Notes on Living Outside Cultural Norms. Reset the mind.

May 4th, 2015, 4am

The modern man thinks that everything ought to be done for the sake of something else, and never for its own sake.1

Reset the mind - Reset ones priorities.

It takes much time, effort and patience to get to where we are now. A day driving, a night camping, a one hour ticket queue, a sardine-packed cablecar, a one hour bus ride, and a squeeze through crowds of tourists just to reach the starting point. Three and a half snowshoe and crampon hours later, here we are almost at the peak; our goal.

Not quite yet, my backpack feels like a rock and the endless complaining from Mr. Left and Mr. Right 2 is not helping. My climbing companions and the spectacular views have disappeared. All I can see, hear or think about is the next step… the next step… the next step…

The effort of working so hard on completing the goal can shrink your view and thoughts to such a focus where you can’t see or think anything. It’s quite the opposite of what you’d imagine. A sign of working too hard, it’s the same with creative work. If the focus is getting to the goal as quickly as possible, the ability to enjoy the spectacular view —the here and now— disappears.

Just hiking just working, not thinking not seeing.

We bore ourselves in order to earn money that we’ll later spend on trying to de-bore ourselves.3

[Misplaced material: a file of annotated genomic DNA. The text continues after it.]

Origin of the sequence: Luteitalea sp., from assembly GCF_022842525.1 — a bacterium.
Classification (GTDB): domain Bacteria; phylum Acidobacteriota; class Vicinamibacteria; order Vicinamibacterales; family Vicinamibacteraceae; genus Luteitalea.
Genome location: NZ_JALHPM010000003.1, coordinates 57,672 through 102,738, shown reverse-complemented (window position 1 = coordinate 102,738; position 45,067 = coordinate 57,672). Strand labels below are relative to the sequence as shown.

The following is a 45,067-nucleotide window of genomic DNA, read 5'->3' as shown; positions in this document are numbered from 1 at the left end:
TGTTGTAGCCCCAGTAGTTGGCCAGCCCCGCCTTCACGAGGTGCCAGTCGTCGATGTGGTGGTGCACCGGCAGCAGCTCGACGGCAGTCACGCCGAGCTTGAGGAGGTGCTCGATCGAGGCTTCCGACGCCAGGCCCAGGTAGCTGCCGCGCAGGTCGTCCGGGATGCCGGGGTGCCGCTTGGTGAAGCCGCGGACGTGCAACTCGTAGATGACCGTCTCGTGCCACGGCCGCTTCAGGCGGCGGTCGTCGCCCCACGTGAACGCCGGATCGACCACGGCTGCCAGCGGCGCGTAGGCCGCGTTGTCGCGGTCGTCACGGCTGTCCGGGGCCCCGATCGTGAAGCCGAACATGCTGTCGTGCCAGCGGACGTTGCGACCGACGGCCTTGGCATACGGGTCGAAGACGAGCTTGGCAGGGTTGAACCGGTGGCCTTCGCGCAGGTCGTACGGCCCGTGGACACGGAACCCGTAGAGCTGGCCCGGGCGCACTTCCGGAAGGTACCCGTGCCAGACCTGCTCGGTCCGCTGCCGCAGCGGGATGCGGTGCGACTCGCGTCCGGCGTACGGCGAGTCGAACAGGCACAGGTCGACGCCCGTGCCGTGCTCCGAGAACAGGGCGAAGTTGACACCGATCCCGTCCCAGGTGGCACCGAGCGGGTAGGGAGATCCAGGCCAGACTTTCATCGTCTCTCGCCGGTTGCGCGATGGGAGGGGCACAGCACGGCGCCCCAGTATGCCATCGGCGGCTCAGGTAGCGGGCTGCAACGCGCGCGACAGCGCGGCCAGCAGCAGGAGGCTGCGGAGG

A proposal of sorts to self.

 In our digital copy-paste work environment, it’s ever more easy for new work to piggyback on the old. Yet, what would happen if on completion of each job, you delete all the files? Eliminating the option of using old, opening doors for new experiences and outcomes; bypassing the path of least resistance. We could argue that this copy-paste process saves time, but saves time for what? What better way to use time in the enjoyment of creating and discovering something unforeseen?

The time and effort spent getting to that point on the mountain and back again was the goal, not the peak. Process is the experience of creativity, give yourself the opportunity to explore.

  1. Bertrand Russell, In Praise of Idleness and Other Essays, 1935.  

  2. Mr. Left and Mr. Right, my trusty legs who complain, but rarely let me down.  

  3. Tom Hodgkinson, The Idler.  

Shu, David Wade, Christine, Roy and 11 others said thanks.

Share this moment

James Gibson

Hungry & Footsore

Create a free account

Have an account? Sign in.

Sign up with Facebook